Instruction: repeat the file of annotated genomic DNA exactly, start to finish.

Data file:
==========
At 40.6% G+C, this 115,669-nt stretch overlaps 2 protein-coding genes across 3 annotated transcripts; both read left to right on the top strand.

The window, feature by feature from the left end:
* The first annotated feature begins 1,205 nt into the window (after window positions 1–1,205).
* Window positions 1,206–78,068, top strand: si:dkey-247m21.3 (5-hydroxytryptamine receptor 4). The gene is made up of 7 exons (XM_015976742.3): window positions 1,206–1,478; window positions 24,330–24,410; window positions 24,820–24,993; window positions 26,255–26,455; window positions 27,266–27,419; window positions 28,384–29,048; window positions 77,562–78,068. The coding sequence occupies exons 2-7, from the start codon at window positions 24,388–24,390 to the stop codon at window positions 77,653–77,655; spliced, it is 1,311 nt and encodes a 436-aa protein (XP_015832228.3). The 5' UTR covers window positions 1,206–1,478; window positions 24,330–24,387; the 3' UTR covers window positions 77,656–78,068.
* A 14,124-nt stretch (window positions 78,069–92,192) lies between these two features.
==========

At 40.6% G+C, this 115,669-nt stretch overlaps 2 protein-coding genes across 3 annotated transcripts; both read left to right on the top strand.

The window, feature by feature from the left end:
* The first annotated feature begins 1,205 nt into the window (after window positions 1–1,205).
* Window positions 1,206–78,068, top strand: si:dkey-247m21.3 (5-hydroxytryptamine receptor 4). The gene is made up of 7 exons (XM_015976742.3): window positions 1,206–1,478; window positions 24,330–24,410; window positions 24,820–24,993; window positions 26,255–26,455; window positions 27,266–27,419; window positions 28,384–29,048; window positions 77,562–78,068. The coding sequence occupies exons 2-7, from the start codon at window positions 24,388–24,390 to the stop codon at window positions 77,653–77,655; spliced, it is 1,311 nt and encodes a 436-aa protein (XP_015832228.3). The 5' UTR covers window positions 1,206–1,478; window positions 24,330–24,387; the 3' UTR covers window positions 77,656–78,068.
* A 14,124-nt stretch (window positions 78,069–92,192) lies between these two features.